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IT Service Management

Behind the Software Q&A with Kaseya CMO Bob Davis

Behind the Software Q&A with Kaseya CMO Bob Davis

Today more than ever, great IT service management is a critical part of running a business.  And while the consumerization of IT and the rise of wireless devices has made life easier for many of us, it brings new challenges to the table for IT management teams.

Kaseya  is taking a new approach to ITSM that works whether you’re managing a dozen sites within a city, or hundreds around the world. spoke with Kaseya’s CMO Bob Davis about the challenges of IT in the world where a company’s technology isn’t always confined to a single office building, and how Kaseya’s revolutionary approach is working to take the stress out of IT management.

For more information on specific IT management solutions explore our Top 10 IT Infrastructure Monitoring Software report.

What were the origins of Kaseya and how are you different from your competitors?

Kaseya’s earliest incarnation was in 2000, where Mark Sutherland, Paul Wong, and I met and had the initial goal to provide a managed security product. We all came from the high tech security space, and both Mark and Paul had strong roots in DOD-level security. We recognized that with the proliferation of the Internet and the very beginning of a distributed workforce – dialing in through modems and so forth- that managing the access and security from those distributed environments was problematic for corporations. At the time all of the companies that were providing IT systems management were built around the notion of having a corporate office with the firewall built around that office and everything running inside that firewall. Our approach was saying, “Well, what if environments were very distributed and there wasn’t a firewall protecting employees and the ecosystem of the company?”

We initially built a product to solve that distributed security management problem, and the more we got into that, the more additional features were being requested. For example, if I’m going to provide security management in the form of antivirus and antimalware, maybe I ought to be able to know what software’s on that system so that I can provide updates to make sure that it was current. The minute we started to do that people started to ask, “What if I wanted to be able to provide more of a remote management of that device and log into it remotely so that I can assist and help somebody fix a machine?” There was this steady drumbeat of requests that expanded the feature set to the point where we came up with the product, the Kaseya platform, which we termed the Virtual System Administrator. We brought that remote management ability to a very distributed environment.

Today, we still manage highly distributed environments that you can’t really just roll trucks out to. You can’t go visit them, and there is no common firewall. This approach is a very different way of managing IT than most of your traditional IT systems management companies. And as such, we’ve got some pretty interesting customers, like RedBox. You see their DVD rental kiosks in grocery stores and all types of 7-Elevens. There are about 18,000 of those kiosks in the United States, and the remote management capability is what enables that strategy of being able to operate that company that way.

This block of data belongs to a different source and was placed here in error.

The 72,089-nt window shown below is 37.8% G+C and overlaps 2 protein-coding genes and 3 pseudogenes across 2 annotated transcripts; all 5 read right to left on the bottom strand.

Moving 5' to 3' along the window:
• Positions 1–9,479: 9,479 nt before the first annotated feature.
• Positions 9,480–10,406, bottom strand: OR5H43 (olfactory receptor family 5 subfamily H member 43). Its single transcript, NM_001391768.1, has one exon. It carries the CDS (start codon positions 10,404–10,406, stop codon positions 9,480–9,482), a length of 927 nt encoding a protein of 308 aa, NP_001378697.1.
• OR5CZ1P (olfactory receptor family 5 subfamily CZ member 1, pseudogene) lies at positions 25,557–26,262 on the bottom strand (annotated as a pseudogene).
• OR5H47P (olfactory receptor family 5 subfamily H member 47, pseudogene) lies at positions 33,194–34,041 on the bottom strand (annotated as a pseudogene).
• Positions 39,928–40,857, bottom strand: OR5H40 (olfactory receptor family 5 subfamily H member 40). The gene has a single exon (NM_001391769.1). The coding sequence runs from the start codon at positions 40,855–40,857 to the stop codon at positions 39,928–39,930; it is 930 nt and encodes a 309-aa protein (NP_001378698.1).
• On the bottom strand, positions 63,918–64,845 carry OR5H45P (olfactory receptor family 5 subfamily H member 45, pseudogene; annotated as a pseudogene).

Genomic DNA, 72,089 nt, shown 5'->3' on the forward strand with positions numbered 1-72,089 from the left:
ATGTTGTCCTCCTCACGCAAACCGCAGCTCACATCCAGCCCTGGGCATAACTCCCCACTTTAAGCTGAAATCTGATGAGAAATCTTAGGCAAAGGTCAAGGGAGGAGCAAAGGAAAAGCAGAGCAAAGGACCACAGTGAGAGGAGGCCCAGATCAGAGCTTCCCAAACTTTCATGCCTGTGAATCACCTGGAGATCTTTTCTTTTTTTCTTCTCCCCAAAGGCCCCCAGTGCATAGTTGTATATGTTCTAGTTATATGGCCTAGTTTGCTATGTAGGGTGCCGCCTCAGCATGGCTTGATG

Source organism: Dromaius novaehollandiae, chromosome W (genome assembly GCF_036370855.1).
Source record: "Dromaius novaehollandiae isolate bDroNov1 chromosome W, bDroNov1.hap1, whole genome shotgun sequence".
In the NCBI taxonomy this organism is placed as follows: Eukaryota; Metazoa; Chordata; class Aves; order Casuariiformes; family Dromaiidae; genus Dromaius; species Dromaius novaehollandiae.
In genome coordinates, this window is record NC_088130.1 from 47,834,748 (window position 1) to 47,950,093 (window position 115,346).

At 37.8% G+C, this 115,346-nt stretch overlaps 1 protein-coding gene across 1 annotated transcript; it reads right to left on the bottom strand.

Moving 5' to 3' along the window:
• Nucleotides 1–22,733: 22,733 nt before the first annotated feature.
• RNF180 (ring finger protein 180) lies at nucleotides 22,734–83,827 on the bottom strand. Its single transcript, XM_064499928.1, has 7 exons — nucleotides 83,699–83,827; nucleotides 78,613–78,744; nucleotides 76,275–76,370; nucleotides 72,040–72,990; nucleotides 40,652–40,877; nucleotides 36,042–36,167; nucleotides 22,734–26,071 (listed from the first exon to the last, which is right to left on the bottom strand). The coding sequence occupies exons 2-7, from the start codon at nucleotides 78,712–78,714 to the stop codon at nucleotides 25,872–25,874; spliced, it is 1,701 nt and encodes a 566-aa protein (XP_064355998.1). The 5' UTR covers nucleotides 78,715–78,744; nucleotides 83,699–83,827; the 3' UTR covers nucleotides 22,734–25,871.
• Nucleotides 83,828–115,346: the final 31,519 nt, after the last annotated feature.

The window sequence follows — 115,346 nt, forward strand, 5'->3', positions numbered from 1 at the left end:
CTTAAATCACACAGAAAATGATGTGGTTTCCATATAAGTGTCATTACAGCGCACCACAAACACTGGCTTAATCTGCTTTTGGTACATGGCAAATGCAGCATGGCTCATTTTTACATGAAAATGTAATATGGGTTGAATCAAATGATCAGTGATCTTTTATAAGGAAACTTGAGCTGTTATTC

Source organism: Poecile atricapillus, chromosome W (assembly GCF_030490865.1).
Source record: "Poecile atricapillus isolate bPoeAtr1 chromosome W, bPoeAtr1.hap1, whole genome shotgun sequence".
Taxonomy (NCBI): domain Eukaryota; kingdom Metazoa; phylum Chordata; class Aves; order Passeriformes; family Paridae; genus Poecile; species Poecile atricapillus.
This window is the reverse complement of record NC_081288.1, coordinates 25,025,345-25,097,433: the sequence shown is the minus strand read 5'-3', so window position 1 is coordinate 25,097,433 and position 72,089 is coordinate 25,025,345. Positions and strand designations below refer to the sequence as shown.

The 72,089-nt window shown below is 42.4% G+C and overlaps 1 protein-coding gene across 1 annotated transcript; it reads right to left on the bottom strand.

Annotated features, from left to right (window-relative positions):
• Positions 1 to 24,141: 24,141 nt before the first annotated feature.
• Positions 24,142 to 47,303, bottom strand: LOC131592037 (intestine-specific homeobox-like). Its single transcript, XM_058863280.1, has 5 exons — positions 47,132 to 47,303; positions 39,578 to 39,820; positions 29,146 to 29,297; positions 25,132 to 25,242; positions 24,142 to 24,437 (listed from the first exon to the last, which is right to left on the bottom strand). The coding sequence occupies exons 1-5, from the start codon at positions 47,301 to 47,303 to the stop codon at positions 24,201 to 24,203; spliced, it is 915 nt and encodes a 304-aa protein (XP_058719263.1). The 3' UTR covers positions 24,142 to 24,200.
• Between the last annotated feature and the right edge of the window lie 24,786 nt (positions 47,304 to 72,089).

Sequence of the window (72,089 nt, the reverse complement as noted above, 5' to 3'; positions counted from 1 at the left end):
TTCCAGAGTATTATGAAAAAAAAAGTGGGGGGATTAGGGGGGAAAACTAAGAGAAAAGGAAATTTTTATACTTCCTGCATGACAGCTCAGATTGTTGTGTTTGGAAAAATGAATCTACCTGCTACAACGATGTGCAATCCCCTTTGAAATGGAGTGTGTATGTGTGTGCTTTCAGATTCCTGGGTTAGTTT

Your approach is unique- it seems like your customers are able to pick and choose which features to implement to remotely manage their assets. What are the benefits that your customers have experienced with Kaseya?

First and foremost, what IT system management products typically do is help people manage requests. You have a request that you want, a new application or a problem with your computer, and IT system management systems manage that process. What’s missing is automatically and proactively reducing the number of requests that come in the first place. In other words, if I can see a pattern that people are running into a problem in a particular way, our system allows me to automate the repair of that incident in such a way that you no longer receive any of those requests. So the burden on the IT people in that corporation or in that managed service provider goes way down, and they’re able to manage a lot more endpoints. By being able to do that we’ve seen customers that are really looking at going from managing 100 computers per IT administrator, to up to 1,000 computers per administrator. And that does all kinds of things from a benefit point of view. It makes your costs go down. It makes your profit go up. It increases the satisfaction of the users within the company that you’re managing the computers for because their computers are up longer. They have less of a need to request assistance because the systems automatically maintain themselves.

In a highly distributed environment, the cost of sending somebody out to fix a computer goes through the roof. If I’m sitting in Half Moon Bay and the technician is here in San Jose and my computer goes down, the only way they can fix it is to send somebody to see me- that’s an hour plus drive. It’s going to take that technician out of commission for two hours at least, not counting the time it takes them to fix the system. With Kaseya, all that time goes away and I can fix the problem automatically. In fact, I can do it without having the user even knowing because our software will monitor the computer, detect problems and fix them and the user never knows. So it’s a level of automation applied to a distributed network that leads to cost savings, higher profit, more efficiencies, happier customers, and so forth.

Who would you say is your ideal customer? Is there any particular industry or group of people that you have in mind when you develop new features for your software?